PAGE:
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Playing to Win (and Learn)
by Jacqueline Ruttimann
Collective ingenuity was behind this Holiday Lectures on Science-inspired board game assigned by Hampton Roads Academy genetics teacher Julie Breeden (right) and created by her former students (left to right) Alexandra Aloba, Tyler Branscome, and Dasha Afanaseva.
Inspired by HHMI's Holiday Lectures on Science DVDs, a high school teacher conjures up an engaging way for students to learn the subject matter.
You're on the backbone of a DNA molecule, trying to get down the spiraling staircase structure as fast as possible. You could take the steps (composed of purines and pyrimidines) or race along the railing (made up of phosphates and sugars). The only impediments to your speedy descent are the questions you must stop and answer along the way. Answer correctly and you're free to continue. An incorrect response means your opponents may pass you by.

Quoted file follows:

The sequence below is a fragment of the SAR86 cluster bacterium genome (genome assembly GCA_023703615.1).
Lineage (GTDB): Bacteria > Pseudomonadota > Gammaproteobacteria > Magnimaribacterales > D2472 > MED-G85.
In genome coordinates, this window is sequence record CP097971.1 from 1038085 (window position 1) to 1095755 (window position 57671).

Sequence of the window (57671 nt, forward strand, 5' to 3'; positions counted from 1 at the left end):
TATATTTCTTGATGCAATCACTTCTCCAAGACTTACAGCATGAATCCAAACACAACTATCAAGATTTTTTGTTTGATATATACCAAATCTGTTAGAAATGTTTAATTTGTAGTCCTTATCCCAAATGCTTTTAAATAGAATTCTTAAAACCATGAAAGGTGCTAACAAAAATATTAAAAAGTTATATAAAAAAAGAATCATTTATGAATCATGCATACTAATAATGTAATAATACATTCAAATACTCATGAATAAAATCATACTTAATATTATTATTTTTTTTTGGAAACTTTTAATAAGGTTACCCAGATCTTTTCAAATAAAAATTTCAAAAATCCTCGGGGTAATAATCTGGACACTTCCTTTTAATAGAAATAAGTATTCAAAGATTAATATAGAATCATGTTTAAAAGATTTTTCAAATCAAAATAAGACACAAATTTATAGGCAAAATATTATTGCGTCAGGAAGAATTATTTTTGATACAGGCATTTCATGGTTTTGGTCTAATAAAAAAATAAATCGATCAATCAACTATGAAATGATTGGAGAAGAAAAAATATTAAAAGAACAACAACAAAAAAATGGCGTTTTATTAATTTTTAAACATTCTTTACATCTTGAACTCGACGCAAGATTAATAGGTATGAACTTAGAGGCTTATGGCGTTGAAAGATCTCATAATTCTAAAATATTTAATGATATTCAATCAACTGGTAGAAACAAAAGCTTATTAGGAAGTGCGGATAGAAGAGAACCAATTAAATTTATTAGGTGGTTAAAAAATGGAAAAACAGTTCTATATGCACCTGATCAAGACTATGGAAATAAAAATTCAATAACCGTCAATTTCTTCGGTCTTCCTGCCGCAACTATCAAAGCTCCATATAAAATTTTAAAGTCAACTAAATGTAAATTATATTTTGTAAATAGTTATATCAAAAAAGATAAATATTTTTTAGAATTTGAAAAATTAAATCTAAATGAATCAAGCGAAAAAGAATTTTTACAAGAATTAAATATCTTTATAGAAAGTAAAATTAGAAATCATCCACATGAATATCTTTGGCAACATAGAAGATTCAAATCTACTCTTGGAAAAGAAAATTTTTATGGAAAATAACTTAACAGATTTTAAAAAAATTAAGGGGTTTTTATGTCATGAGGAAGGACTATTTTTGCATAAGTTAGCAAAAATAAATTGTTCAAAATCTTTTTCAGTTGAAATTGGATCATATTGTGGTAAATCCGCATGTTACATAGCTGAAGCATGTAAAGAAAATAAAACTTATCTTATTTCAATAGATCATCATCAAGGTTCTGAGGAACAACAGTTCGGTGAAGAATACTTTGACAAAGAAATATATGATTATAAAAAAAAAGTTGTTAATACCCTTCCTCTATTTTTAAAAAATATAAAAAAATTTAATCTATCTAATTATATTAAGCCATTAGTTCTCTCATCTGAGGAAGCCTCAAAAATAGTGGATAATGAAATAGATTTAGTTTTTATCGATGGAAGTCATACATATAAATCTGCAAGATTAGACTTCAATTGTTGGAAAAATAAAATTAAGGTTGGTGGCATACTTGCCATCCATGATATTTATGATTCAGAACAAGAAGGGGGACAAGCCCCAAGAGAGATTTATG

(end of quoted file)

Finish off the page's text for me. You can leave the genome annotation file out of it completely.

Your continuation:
Sounds like a fun board game. Right? It's that, plus a science lesson.
Julie Breeden, a high school teacher at Hampton Roads Academy in Newport News, Virginia, wanted to make her genetics class more engaging. Inspired by HHMI's Holiday Lectures on Science, specifically the 2002 series "Scanning Life's Matrix," she asked her students to design board games to complement those lectures.
Through this exercise, Breeden expected the students to learn a number of important lessons: how to organize information, how to acquire knowledge on their own, how to ask good questions, and how to use their imaginations.
She also had a grander purpose: "I wanted to help ensure that, when the students encounter large and expansive amounts of information in college, they won't be put off by it and will feel comfortable attacking it." She instructed her students to watch the DVD of the lectures several times—making notes on broad topics the first time and adding detailed notes on subsequent viewings. She then asked them to team up in groups of three to brainstorm and build a game.
They surpassed her wildest expectations—and often, their own.
Tyler Branscome, for one, was initially apprehensive. "When I first saw the DVD I got a little scared," she says. "There was a lot of vocabulary that I didn't understand." But eventually she saw it as a valuable exercise that made good use of her creativity.
Photo: Double Image Studio